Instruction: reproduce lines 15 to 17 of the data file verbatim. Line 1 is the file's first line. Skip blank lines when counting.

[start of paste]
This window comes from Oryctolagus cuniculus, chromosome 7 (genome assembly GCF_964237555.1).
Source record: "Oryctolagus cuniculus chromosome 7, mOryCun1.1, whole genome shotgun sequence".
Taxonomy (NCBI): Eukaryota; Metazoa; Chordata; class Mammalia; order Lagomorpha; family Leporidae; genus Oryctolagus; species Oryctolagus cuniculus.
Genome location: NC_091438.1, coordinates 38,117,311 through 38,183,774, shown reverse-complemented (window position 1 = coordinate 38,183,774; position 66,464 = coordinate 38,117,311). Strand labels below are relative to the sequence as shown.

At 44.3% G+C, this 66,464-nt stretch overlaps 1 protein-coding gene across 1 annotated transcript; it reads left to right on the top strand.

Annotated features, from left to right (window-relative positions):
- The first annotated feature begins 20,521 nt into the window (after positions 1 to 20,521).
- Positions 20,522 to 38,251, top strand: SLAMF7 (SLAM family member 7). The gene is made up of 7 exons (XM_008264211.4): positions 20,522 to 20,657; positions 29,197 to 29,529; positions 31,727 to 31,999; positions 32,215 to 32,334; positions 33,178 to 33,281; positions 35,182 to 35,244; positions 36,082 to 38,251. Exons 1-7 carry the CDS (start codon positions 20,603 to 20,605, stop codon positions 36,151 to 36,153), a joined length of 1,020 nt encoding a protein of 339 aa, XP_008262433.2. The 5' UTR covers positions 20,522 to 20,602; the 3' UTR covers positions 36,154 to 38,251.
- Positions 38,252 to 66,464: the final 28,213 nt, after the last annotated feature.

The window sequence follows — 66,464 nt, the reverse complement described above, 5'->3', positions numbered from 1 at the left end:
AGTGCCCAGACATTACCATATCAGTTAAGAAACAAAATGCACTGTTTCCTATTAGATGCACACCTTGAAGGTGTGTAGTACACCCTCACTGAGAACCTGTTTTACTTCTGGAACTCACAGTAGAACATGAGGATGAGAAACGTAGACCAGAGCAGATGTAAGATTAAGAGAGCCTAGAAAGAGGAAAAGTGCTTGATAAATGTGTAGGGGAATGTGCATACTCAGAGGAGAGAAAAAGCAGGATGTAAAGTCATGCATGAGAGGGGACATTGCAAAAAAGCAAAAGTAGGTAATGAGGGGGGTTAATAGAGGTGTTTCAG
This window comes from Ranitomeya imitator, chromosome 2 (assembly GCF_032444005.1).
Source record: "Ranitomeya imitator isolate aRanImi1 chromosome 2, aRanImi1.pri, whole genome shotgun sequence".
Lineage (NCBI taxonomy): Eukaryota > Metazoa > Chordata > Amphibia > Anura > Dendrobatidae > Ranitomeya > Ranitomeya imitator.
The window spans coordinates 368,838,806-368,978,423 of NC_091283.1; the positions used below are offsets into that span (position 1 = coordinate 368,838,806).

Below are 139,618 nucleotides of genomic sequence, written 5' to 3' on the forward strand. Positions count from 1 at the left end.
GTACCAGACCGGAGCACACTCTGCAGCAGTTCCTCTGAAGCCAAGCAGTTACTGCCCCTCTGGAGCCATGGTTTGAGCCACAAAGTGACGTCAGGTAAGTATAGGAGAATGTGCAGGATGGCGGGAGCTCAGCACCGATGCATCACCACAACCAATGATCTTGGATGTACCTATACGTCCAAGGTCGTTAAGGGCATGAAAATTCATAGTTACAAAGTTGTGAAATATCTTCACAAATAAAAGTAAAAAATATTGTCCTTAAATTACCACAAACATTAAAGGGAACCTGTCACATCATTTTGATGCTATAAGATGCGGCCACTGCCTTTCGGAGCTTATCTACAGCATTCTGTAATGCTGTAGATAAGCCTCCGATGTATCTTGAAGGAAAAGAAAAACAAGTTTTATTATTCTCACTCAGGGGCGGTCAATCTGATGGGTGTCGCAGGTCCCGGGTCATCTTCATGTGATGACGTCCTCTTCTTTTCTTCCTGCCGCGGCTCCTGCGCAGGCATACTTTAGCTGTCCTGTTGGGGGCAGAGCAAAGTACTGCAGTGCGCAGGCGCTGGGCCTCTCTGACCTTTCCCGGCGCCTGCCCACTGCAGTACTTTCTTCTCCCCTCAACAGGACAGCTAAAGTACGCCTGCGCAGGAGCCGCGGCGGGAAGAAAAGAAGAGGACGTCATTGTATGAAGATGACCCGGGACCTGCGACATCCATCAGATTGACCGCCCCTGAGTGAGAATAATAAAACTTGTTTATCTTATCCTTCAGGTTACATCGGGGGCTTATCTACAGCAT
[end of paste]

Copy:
The window spans coordinates 368,838,806-368,978,423 of NC_091283.1; the positions used below are offsets into that span (position 1 = coordinate 368,838,806).

Below are 139,618 nucleotides of genomic sequence, written 5' to 3' on the forward strand. Positions count from 1 at the left end.
GTACCAGACCGGAGCACACTCTGCAGCAGTTCCTCTGAAGCCAAGCAGTTACTGCCCCTCTGGAGCCATGGTTTGAGCCACAAAGTGACGTCAGGTAAGTATAGGAGAATGTGCAGGATGGCGGGAGCTCAGCACCGATGCATCACCACAACCAATGATCTTGGATGTACCTATACGTCCAAGGTCGTTAAGGGCATGAAAATTCATAGTTACAAAGTTGTGAAATATCTTCACAAATAAAAGTAAAAAATATTGTCCTTAAATTACCACAAACATTAAAGGGAACCTGTCACATCATTTTGATGCTATAAGATGCGGCCACTGCCTTTCGGAGCTTATCTACAGCATTCTGTAATGCTGTAGATAAGCCTCCGATGTATCTTGAAGGAAAAGAAAAACAAGTTTTATTATTCTCACTCAGGGGCGGTCAATCTGATGGGTGTCGCAGGTCCCGGGTCATCTTCATGTGATGACGTCCTCTTCTTTTCTTCCTGCCGCGGCTCCTGCGCAGGCATACTTTAGCTGTCCTGTTGGGGGCAGAGCAAAGTACTGCAGTGCGCAGGCGCTGGGCCTCTCTGACCTTTCCCGGCGCCTGCCCACTGCAGTACTTTCTTCTCCCCTCAACAGGACAGCTAAAGTACGCCTGCGCAGGAGCCGCGGCGGGAAGAAAAGAAGAGGACGTCATTGTATGAAGATGACCCGGGACCTGCGACATCCATCAGATTGACCGCCCCTGAGTGAGAATAATAAAACTTGTTTATCTTATCCTTCAGGTTACATCGGGGGCTTATCTACAGCAT